Update: Teacher salary negotiations reach standstill

Teacher salary negotiations have stalled for the time being after the initial tentative agreement was voted against by 63 percent of teachers in mid-September. Superintendent Deborah Hamm said teachers reported five remaining areas of concern: salary, the opportunity to receive pay for unused sick leave, health insurance benefits, the supplemental salary schedule and professional days.

The Interest-Based Bargaining Team (IBB) met again after the contract failed, and still did not formulate a plan. Hamm said the next official step is for either party to declare an official impasse, meaning the IBB Team is unable to come to an agreement.

“I do not know who will make that decision or process through that step (declaring official impasse). Both sides are still hopeful that we can come to a resolution. We do not currently have a meeting scheduled, but I do not think either side is opposed to talking,” Hamm said.

Once an official impasse is declared, the district would turn to third-party solutions to resolve tensions and develop a contract.

“We would submit a request for a federal mediator to come in to the district and meet with the team to try to help us work through what is keeping us apart,” Hamm said. “From there, if that situation did not work with a federal mediator, from there it would go to what they call fact-finding. That would be a third party that would come in and look at what both sides are requesting and say which group is correct or which would be the best way to go.”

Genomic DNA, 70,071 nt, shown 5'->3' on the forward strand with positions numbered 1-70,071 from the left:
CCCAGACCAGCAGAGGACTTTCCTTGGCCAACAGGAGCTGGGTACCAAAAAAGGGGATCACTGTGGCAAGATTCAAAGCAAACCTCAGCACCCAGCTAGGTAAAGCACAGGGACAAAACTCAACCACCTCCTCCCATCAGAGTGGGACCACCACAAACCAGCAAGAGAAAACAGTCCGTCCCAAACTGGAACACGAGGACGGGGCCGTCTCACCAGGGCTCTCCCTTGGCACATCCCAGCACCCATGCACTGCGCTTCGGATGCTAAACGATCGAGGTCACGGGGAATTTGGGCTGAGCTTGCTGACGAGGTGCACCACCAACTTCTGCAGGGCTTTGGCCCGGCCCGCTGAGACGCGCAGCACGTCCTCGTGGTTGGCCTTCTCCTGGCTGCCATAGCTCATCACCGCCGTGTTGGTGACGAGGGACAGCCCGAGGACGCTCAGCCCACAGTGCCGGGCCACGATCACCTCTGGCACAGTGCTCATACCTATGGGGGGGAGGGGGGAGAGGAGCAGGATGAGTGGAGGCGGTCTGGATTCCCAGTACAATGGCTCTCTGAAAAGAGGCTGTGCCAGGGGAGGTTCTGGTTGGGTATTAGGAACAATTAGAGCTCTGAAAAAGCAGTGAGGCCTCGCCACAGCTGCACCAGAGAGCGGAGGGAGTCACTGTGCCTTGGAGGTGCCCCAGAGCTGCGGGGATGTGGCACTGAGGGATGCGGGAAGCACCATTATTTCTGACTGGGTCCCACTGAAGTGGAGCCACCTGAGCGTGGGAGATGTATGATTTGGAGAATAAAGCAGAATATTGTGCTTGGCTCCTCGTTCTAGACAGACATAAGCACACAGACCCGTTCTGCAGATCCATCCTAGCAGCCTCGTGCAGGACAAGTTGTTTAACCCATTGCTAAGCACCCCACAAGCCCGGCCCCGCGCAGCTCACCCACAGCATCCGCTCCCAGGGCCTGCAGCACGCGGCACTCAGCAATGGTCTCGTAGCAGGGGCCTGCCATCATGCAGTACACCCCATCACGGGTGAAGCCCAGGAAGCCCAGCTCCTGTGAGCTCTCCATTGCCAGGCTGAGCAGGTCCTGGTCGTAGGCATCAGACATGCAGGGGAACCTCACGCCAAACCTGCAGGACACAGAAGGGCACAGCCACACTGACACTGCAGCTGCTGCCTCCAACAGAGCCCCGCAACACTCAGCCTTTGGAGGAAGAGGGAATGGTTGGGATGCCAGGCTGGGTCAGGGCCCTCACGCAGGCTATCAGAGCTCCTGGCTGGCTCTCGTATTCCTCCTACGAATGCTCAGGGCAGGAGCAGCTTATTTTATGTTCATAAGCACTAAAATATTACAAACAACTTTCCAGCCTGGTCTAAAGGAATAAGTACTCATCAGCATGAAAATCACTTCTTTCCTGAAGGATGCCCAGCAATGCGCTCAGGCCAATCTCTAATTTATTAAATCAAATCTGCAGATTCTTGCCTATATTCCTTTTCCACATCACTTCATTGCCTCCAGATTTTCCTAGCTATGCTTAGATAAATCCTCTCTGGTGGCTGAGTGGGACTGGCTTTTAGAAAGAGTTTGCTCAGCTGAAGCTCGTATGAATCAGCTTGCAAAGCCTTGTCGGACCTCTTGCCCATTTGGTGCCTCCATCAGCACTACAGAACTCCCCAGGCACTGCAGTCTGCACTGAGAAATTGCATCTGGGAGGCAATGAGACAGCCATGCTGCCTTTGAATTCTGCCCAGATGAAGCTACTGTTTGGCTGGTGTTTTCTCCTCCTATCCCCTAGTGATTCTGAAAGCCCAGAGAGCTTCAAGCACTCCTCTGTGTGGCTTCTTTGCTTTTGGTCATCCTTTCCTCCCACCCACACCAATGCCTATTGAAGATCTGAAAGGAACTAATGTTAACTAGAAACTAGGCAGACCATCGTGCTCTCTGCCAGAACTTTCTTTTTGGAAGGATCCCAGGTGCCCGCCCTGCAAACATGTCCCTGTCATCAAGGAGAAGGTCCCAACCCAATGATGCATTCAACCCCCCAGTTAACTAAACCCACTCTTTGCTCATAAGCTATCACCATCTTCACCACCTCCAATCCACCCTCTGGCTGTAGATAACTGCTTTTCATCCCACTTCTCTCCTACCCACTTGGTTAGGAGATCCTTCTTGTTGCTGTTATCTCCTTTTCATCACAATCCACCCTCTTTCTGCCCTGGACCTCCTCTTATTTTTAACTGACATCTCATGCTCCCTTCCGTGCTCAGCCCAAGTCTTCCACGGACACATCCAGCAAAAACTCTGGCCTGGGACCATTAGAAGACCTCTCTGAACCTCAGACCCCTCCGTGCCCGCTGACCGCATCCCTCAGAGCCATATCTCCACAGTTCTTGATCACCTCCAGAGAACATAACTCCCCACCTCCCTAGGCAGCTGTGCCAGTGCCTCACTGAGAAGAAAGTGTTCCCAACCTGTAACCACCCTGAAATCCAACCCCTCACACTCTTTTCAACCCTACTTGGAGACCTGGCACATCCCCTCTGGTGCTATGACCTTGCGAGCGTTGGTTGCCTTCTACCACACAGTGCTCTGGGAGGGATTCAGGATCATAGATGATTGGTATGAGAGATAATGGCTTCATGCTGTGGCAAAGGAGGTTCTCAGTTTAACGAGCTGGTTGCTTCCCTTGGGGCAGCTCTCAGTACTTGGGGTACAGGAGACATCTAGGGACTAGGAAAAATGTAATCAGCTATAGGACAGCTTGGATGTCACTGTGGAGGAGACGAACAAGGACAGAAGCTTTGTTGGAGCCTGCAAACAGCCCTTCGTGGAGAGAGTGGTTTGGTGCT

Hamm said although the district has taken the five remaining concerns from teachers into consideration, there have not been any formal adjustments to the original contract proposal.

District staff is currently working under the previous year’s salary schedule, and will continue to do so until a final agreement is made, at which teachers will receive back pay. Hamm said there is no official deadline to develop a solution, and contention in the negotiation process is affecting areas like teacher morale.

“Anytime you have a situation where you are working under previous years’ contracts, that is very unsettling to teachers. When teachers are having to deal with all the things they have to deal with, that is just one more thing and it certainly impact things like morale and the way people feel about coming to work every day. That certainly is not good for anyone,” Hamm said.

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